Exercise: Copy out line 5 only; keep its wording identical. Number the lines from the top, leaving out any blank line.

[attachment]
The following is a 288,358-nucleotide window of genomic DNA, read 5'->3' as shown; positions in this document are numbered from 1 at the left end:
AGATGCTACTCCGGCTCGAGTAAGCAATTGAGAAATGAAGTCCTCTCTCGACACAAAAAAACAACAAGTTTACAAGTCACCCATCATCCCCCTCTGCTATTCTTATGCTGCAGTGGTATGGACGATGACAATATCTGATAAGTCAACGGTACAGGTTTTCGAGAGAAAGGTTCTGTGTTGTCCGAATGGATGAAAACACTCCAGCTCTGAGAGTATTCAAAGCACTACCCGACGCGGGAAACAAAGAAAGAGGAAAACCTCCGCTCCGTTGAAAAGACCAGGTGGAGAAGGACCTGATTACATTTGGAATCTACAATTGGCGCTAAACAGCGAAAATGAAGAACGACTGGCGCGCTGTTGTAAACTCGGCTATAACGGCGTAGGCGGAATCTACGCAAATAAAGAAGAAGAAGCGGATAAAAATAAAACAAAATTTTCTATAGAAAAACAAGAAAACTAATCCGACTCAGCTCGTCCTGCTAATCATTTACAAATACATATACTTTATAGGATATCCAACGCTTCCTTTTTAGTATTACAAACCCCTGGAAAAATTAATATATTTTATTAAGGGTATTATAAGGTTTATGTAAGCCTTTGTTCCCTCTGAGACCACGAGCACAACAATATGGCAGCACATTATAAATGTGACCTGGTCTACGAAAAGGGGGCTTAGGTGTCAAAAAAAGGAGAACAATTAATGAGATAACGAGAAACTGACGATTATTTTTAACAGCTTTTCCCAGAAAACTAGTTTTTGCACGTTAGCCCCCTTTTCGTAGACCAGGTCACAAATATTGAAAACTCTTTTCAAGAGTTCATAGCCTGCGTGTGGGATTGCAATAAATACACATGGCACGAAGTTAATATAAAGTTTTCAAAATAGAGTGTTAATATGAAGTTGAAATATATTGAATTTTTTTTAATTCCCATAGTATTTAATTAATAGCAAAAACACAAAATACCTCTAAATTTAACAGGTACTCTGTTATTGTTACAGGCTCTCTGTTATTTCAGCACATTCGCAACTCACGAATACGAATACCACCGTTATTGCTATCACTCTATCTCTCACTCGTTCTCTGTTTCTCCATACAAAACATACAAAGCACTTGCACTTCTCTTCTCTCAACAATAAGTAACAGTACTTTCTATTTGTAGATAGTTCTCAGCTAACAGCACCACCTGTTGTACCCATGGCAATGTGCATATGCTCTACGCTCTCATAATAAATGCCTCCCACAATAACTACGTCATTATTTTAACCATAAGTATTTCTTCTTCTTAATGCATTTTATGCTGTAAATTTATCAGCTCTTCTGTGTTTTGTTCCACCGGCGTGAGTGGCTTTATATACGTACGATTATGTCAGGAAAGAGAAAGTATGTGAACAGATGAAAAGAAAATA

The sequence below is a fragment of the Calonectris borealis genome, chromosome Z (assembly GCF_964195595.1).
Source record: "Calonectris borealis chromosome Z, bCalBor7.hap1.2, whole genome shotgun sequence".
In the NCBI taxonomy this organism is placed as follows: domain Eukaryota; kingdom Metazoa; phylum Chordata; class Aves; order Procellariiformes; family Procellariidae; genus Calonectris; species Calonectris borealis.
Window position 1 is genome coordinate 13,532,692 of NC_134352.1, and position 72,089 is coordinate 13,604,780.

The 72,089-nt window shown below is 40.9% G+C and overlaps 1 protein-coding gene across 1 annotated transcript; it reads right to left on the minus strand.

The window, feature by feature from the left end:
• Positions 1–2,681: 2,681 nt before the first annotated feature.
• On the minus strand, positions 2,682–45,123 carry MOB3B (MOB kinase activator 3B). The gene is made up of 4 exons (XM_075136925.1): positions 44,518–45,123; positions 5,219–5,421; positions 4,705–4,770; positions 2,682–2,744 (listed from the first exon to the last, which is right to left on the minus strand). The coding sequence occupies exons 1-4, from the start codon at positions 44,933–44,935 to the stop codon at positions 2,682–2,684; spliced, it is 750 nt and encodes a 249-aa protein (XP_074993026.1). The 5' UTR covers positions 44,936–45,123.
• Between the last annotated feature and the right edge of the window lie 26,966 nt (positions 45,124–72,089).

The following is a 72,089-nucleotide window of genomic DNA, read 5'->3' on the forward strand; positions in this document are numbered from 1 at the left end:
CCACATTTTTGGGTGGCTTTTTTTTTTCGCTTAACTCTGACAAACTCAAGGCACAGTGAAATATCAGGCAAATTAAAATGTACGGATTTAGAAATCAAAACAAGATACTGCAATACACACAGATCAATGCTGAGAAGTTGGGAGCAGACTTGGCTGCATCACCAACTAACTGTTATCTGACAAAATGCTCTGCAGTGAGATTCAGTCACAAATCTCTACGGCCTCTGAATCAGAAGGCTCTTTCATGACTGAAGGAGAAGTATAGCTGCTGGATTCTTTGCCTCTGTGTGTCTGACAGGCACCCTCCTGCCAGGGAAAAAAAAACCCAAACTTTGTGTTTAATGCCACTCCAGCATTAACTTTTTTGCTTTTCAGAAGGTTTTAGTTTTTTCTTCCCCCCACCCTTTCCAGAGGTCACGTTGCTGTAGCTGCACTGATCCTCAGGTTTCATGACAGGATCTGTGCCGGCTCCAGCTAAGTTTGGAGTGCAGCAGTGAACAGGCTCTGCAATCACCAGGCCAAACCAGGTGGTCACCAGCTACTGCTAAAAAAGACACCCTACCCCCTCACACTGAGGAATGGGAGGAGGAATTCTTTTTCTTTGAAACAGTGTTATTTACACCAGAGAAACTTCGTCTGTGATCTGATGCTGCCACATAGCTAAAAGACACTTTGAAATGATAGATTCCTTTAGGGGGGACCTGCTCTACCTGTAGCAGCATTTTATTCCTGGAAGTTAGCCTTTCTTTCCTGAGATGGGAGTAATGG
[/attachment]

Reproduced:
In the NCBI taxonomy this organism is placed as follows: domain Eukaryota; kingdom Metazoa; phylum Chordata; class Aves; order Procellariiformes; family Procellariidae; genus Calonectris; species Calonectris borealis.